Give me a minute or two, and I'll bring a plate or a napkin and take it off your hands. Preferably a napkin, because I can not serve it to someone else, and therefore it usually goes straight into the trash. No, it's not the most gross thing I will or have touched, but if you don't like handling used buttered bread, what makes you think I will? Try the saliva/drink bucket after a banquet - that's sickeningly gross and has to be carried, as full as possible, to be dumped. Buckets can be spilled ....

By the way, why are you buttering bread if you're not going to eat it anyway? I understand garlic bread, because it usually comes with the garlic spread on it, but in my experience, bread is usually served unbuttered.

"Before the waitress left, she told me that in the future, I should always tell my server about any allergies I have before ordering....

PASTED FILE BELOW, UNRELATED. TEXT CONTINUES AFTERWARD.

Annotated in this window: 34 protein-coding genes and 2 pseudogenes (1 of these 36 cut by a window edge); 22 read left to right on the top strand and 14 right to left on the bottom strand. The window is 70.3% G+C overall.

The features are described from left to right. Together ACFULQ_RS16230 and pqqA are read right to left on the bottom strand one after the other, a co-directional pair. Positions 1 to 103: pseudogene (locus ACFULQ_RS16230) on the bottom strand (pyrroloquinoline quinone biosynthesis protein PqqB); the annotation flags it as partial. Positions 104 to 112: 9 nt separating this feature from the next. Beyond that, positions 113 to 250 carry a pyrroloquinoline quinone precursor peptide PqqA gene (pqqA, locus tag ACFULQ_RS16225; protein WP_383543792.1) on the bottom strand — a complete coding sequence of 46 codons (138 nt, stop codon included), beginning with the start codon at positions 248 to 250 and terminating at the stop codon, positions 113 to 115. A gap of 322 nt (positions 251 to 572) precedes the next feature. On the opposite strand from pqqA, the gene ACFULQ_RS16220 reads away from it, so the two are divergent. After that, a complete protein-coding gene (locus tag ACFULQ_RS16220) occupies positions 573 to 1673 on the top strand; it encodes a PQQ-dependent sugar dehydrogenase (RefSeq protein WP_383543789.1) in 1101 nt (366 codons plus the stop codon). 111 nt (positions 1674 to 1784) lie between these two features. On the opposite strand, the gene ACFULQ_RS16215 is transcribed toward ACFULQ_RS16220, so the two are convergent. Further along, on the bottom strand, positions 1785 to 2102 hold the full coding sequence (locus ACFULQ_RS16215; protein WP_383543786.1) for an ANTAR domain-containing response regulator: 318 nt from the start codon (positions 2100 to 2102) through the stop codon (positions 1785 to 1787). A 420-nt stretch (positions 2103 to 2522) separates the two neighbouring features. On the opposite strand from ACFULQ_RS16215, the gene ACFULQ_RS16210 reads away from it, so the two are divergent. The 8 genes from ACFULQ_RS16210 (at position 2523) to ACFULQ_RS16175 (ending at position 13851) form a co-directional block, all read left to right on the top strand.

I wondered why it is I'm reluctant to do so. Perhaps it's a desire to avoid that scarlet letter feeling, that public declaration of oneself as a sickly oddball."

I do not understand this attitude. It is none of my business why you do not want something in the meal. You may be on a low or no carb diet, so you don't want the bread; I just need to know that you do not want it.

Also, why are you ashamed of getting rid or avoiding something that might cause you serious pain/discomfort? I have acid reflux. It is painful, and embarrassing when I throw up.

Sometimes tomatoes are a strong trigger. I once threw up my entire lunch because I thought I was safe and used ketchup on my pretzel dog. If my stomach has been playing up lately, I may ask for no tomatoes, remove them, and/or not use ketchup. I don't broadcast why.

"Later that day, I figured it out. I'm tired of restaurants serving me food that I didn't ask for and don't want. Is this such a radical notion: serve me what I ordered, and not what I didn't order?...But in fact, this is not just an allergy problem. Once, I ordered chili at Boston Pizza and it arrived with cheese all over it. I didn't want cheese. Nothing in the menu said that the chili came with cheese..."